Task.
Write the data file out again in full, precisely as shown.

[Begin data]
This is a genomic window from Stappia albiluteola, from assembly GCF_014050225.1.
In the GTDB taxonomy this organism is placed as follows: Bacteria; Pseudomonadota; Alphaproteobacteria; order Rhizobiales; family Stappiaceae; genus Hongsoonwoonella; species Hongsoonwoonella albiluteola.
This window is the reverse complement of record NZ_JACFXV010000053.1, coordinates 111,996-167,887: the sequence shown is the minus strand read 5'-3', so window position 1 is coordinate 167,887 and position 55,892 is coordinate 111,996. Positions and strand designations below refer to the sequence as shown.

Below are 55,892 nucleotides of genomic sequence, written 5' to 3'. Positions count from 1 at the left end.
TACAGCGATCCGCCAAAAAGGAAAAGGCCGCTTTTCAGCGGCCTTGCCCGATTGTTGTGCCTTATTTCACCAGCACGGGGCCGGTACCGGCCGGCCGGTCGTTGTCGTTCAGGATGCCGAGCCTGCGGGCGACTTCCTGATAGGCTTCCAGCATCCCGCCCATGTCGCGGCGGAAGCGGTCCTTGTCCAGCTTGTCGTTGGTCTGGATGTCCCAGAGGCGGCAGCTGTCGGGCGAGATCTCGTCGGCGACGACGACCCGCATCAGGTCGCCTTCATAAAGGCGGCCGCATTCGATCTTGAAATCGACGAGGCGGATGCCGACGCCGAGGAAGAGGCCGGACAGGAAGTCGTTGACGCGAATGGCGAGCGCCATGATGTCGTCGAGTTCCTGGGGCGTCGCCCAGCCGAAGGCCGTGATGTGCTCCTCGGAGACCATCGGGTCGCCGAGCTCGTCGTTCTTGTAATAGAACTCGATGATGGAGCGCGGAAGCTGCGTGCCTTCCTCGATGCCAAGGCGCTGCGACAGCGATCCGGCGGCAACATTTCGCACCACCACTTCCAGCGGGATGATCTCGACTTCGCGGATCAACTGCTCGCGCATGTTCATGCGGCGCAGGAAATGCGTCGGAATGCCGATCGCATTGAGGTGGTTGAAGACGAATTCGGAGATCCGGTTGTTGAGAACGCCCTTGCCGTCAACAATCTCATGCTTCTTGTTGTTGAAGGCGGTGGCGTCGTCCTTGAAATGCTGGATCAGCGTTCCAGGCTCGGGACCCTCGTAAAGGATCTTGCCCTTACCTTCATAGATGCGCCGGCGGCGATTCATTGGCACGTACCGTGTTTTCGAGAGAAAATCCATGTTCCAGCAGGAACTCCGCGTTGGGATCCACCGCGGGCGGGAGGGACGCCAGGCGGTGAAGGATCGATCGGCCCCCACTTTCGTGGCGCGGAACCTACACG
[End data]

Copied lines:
This is a genomic window from Stappia albiluteola, from assembly GCF_014050225.1.
In the GTDB taxonomy this organism is placed as follows: Bacteria; Pseudomonadota; Alphaproteobacteria; order Rhizobiales; family Stappiaceae; genus Hongsoonwoonella; species Hongsoonwoonella albiluteola.
This window is the reverse complement of record NZ_JACFXV010000053.1, coordinates 111,996-167,887: the sequence shown is the minus strand read 5'-3', so window position 1 is coordinate 167,887 and position 55,892 is coordinate 111,996. Positions and strand designations below refer to the sequence as shown.

Below are 55,892 nucleotides of genomic sequence, written 5' to 3'. Positions count from 1 at the left end.
TACAGCGATCCGCCAAAAAGGAAAAGGCCGCTTTTCAGCGGCCTTGCCCGATTGTTGTGCCTTATTTCACCAGCACGGGGCCGGTACCGGCCGGCCGGTCGTTGTCGTTCAGGATGCCGAGCCTGCGGGCGACTTCCTGATAGGCTTCCAGCATCCCGCCCATGTCGCGGCGGAAGCGGTCCTTGTCCAGCTTGTCGTTGGTCTGGATGTCCCAGAGGCGGCAGCTGTCGGGCGAGATCTCGTCGGCGACGACGACCCGCATCAGGTCGCCTTCATAAAGGCGGCCGCATTCGATCTTGAAATCGACGAGGCGGATGCCGACGCCGAGGAAGAGGCCGGACAGGAAGTCGTTGACGCGAATGGCGAGCGCCATGATGTCGTCGAGTTCCTGGGGCGTCGCCCAGCCGAAGGCCGTGATGTGCTCCTCGGAGACCATCGGGTCGCCGAGCTCGTCGTTCTTGTAATAGAACTCGATGATGGAGCGCGGAAGCTGCGTGCCTTCCTCGATGCCAAGGCGCTGCGACAGCGATCCGGCGGCAACATTTCGCACCACCACTTCCAGCGGGATGATCTCGACTTCGCGGATCAACTGCTCGCGCATGTTCATGCGGCGCAGGAAATGCGTCGGAATGCCGATCGCATTGAGGTGGTTGAAGACGAATTCGGAGATCCGGTTGTTGAGAACGCCCTTGCCGTCAACAATCTCATGCTTCTTGTTGTTGAAGGCGGTGGCGTCGTCCTTGAAATGCTGGATCAGCGTTCCAGGCTCGGGACCCTCGTAAAGGATCTTGCCCTTACCTTCATAGATGCGCCGGCGGCGATTCATTGGCACGTACCGTGTTTTCGAGAGAAAATCCATGTTCCAGCAGGAACTCCGCGTTGGGATCCACCGCGGGCGGGAGGGACGCCAGGCGGTGAAGGATCGATCGGCCCCCACTTTCGTGGCGCGGAACCTACACG